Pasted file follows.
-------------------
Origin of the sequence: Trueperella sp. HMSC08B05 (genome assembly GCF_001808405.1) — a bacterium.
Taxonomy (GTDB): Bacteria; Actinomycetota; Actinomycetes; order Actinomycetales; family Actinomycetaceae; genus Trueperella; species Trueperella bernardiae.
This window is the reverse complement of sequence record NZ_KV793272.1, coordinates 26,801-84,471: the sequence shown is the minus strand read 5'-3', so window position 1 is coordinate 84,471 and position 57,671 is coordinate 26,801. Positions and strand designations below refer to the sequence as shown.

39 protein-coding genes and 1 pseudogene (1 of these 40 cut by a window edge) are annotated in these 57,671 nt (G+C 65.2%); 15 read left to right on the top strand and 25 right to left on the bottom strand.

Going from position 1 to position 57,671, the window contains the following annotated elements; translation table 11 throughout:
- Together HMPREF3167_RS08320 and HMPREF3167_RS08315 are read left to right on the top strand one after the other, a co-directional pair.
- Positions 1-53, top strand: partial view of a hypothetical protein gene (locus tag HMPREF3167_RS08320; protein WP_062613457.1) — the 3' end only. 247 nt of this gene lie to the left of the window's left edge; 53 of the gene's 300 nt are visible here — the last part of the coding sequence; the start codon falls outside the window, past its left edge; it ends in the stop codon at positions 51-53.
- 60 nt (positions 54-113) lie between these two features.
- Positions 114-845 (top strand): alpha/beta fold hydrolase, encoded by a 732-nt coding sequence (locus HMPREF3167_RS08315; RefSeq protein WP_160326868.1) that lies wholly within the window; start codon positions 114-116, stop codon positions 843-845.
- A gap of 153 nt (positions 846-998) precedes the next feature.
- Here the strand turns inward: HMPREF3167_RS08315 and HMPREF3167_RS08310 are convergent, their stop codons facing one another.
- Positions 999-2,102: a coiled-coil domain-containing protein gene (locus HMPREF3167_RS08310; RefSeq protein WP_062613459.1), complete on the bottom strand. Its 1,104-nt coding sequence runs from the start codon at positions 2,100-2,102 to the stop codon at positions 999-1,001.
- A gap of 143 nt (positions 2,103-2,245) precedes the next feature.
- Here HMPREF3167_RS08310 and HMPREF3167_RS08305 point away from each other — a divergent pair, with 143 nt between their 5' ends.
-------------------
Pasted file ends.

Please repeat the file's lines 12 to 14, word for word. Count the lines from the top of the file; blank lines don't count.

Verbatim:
- Positions 999-2,102: a coiled-coil domain-containing protein gene (locus HMPREF3167_RS08310; RefSeq protein WP_062613459.1), complete on the bottom strand. Its 1,104-nt coding sequence runs from the start codon at positions 2,100-2,102 to the stop codon at positions 999-1,001.
- A gap of 143 nt (positions 2,103-2,245) precedes the next feature.
- Here HMPREF3167_RS08310 and HMPREF3167_RS08305 point away from each other — a divergent pair, with 143 nt between their 5' ends.